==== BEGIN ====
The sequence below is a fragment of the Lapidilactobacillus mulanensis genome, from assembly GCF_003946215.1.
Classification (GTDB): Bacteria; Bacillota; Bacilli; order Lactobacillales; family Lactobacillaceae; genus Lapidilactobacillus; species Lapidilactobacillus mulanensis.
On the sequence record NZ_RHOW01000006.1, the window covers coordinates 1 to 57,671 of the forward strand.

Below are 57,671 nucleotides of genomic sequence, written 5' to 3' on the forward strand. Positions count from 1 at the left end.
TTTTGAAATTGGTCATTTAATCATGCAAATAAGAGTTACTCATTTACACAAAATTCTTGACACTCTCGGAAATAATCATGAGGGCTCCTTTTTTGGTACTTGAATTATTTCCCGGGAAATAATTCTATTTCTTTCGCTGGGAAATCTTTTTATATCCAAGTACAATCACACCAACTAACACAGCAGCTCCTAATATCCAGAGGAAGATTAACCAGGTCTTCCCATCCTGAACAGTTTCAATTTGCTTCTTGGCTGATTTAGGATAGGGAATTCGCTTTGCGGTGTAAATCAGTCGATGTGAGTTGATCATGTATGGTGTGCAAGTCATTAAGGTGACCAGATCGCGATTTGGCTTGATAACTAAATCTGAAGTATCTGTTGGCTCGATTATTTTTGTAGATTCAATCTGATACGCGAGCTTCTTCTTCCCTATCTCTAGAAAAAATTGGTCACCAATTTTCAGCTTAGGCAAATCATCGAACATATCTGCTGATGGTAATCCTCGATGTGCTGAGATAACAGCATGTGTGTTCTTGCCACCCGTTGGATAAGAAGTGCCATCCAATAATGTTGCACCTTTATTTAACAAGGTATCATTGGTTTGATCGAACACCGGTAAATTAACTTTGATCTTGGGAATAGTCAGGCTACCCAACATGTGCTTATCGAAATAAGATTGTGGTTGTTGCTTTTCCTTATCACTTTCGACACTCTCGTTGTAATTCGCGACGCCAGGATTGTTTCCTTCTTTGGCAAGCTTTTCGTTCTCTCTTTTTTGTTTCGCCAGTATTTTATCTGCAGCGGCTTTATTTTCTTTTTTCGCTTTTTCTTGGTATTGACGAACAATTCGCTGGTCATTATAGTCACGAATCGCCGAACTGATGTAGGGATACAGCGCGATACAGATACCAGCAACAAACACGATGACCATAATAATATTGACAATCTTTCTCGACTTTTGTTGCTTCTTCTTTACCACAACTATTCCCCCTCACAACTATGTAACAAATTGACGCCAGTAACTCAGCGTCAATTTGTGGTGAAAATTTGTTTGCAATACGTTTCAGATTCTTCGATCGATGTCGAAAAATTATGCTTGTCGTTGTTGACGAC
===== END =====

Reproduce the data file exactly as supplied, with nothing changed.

The sequence below is a fragment of the Lapidilactobacillus mulanensis genome, from assembly GCF_003946215.1.
Classification (GTDB): Bacteria; Bacillota; Bacilli; order Lactobacillales; family Lactobacillaceae; genus Lapidilactobacillus; species Lapidilactobacillus mulanensis.
On the sequence record NZ_RHOW01000006.1, the window covers coordinates 1 to 57,671 of the forward strand.

Below are 57,671 nucleotides of genomic sequence, written 5' to 3' on the forward strand. Positions count from 1 at the left end.
TTTTGAAATTGGTCATTTAATCATGCAAATAAGAGTTACTCATTTACACAAAATTCTTGACACTCTCGGAAATAATCATGAGGGCTCCTTTTTTGGTACTTGAATTATTTCCCGGGAAATAATTCTATTTCTTTCGCTGGGAAATCTTTTTATATCCAAGTACAATCACACCAACTAACACAGCAGCTCCTAATATCCAGAGGAAGATTAACCAGGTCTTCCCATCCTGAACAGTTTCAATTTGCTTCTTGGCTGATTTAGGATAGGGAATTCGCTTTGCGGTGTAAATCAGTCGATGTGAGTTGATCATGTATGGTGTGCAAGTCATTAAGGTGACCAGATCGCGATTTGGCTTGATAACTAAATCTGAAGTATCTGTTGGCTCGATTATTTTTGTAGATTCAATCTGATACGCGAGCTTCTTCTTCCCTATCTCTAGAAAAAATTGGTCACCAATTTTCAGCTTAGGCAAATCATCGAACATATCTGCTGATGGTAATCCTCGATGTGCTGAGATAACAGCATGTGTGTTCTTGCCACCCGTTGGATAAGAAGTGCCATCCAATAATGTTGCACCTTTATTTAACAAGGTATCATTGGTTTGATCGAACACCGGTAAATTAACTTTGATCTTGGGAATAGTCAGGCTACCCAACATGTGCTTATCGAAATAAGATTGTGGTTGTTGCTTTTCCTTATCACTTTCGACACTCTCGTTGTAATTCGCGACGCCAGGATTGTTTCCTTCTTTGGCAAGCTTTTCGTTCTCTCTTTTTTGTTTCGCCAGTATTTTATCTGCAGCGGCTTTATTTTCTTTTTTCGCTTTTTCTTGGTATTGACGAACAATTCGCTGGTCATTATAGTCACGAATCGCCGAACTGATGTAGGGATACAGCGCGATACAGATACCAGCAACAAACACGATGACCATAATAATATTGACAATCTTTCTCGACTTTTGTTGCTTCTTCTTTACCACAACTATTCCCCCTCACAACTATGTAACAAATTGACGCCAGTAACTCAGCGTCAATTTGTGGTGAAAATTTGTTTGCAATACGTTTCAGATTCTTCGATCGATGTCGAAAAATTATGCTTGTCGTTGTTGACGAC